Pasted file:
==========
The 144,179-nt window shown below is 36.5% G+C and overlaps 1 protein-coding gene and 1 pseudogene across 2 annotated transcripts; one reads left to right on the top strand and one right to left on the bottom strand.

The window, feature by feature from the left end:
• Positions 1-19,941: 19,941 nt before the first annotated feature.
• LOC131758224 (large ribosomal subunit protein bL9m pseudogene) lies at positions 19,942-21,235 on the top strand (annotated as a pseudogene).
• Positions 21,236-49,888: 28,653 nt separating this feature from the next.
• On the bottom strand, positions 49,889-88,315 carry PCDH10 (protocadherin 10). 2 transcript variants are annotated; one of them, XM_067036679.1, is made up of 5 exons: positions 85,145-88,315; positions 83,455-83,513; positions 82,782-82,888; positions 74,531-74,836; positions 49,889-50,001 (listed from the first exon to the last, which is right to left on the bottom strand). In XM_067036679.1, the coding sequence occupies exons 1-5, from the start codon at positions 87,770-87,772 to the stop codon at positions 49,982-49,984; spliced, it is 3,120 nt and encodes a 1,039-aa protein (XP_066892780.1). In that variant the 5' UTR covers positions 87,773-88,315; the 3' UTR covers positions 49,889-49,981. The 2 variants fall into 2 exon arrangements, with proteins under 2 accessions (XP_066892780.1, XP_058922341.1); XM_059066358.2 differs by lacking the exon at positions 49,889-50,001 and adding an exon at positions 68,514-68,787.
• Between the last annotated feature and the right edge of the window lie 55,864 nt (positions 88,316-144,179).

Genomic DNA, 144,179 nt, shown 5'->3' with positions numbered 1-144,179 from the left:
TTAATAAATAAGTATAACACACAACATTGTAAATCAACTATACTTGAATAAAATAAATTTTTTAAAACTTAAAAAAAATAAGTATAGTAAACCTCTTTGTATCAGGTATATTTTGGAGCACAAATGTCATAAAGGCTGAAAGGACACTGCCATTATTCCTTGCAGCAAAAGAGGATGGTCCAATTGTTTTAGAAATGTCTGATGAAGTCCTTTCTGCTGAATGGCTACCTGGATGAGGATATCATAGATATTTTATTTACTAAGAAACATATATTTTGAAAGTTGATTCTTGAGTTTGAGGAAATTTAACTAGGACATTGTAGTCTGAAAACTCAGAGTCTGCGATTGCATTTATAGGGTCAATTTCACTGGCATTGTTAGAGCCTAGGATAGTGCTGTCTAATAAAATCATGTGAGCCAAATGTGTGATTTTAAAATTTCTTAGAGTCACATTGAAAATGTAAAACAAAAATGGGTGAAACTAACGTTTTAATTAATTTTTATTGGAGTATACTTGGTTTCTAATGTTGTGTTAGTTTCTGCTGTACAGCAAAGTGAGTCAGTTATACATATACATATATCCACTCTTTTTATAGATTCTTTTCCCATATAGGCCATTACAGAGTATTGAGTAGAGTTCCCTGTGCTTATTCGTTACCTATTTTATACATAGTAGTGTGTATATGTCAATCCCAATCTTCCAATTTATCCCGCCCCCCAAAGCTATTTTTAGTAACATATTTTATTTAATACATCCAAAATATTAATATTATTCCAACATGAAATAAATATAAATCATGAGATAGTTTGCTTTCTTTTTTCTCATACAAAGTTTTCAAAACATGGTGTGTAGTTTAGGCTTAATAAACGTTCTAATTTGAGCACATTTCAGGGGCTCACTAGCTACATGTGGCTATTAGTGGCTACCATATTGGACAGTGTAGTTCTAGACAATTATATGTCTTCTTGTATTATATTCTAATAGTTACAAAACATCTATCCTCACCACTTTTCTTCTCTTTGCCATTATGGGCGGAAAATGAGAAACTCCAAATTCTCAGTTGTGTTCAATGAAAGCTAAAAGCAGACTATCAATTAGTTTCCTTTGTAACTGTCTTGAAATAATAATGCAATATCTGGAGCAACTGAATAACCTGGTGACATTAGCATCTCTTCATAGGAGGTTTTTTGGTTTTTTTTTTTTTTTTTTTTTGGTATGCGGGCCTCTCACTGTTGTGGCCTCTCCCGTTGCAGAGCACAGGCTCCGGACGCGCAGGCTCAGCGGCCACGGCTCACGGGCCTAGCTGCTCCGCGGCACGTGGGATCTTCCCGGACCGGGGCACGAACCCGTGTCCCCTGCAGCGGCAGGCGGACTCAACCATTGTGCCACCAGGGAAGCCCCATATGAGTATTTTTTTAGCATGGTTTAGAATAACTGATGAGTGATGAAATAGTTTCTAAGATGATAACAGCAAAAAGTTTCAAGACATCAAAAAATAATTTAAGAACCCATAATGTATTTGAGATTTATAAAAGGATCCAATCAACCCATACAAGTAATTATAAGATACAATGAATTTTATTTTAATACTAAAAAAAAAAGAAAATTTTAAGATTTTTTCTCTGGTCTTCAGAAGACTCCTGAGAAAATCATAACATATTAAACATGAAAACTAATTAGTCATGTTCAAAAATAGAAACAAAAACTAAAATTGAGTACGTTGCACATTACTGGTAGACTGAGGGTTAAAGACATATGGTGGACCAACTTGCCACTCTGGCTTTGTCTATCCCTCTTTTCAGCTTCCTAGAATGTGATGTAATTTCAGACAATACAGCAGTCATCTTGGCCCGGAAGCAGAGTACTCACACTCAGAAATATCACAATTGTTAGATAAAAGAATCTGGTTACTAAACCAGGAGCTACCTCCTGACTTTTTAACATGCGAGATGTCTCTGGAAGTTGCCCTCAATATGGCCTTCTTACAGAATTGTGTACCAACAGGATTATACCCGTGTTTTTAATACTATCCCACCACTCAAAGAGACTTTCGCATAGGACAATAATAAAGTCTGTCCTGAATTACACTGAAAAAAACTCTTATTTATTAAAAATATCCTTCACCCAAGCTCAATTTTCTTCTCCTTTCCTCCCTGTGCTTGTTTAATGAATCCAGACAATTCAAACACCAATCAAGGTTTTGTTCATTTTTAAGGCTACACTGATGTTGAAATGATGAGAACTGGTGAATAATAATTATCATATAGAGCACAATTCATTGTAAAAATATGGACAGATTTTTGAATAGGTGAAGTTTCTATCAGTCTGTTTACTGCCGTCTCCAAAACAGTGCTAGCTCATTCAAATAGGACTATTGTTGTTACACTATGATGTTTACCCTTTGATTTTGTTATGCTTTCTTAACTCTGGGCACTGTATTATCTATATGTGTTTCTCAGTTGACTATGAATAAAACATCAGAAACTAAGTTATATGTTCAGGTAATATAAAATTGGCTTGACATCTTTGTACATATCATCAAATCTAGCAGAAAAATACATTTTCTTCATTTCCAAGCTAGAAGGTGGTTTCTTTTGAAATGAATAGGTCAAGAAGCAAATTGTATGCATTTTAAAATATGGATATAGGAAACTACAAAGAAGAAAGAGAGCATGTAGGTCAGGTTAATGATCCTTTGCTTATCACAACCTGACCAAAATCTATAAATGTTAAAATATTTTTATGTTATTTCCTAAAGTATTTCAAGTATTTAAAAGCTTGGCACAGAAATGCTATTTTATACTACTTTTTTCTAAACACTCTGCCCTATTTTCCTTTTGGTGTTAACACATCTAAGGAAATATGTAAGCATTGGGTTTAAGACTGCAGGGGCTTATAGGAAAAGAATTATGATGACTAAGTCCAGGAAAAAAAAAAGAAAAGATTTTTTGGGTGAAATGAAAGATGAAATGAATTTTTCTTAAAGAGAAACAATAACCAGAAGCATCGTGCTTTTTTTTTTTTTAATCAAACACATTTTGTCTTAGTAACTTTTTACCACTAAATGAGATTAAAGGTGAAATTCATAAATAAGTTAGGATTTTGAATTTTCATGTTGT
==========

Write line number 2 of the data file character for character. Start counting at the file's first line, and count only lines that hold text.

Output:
The window, feature by feature from the left end: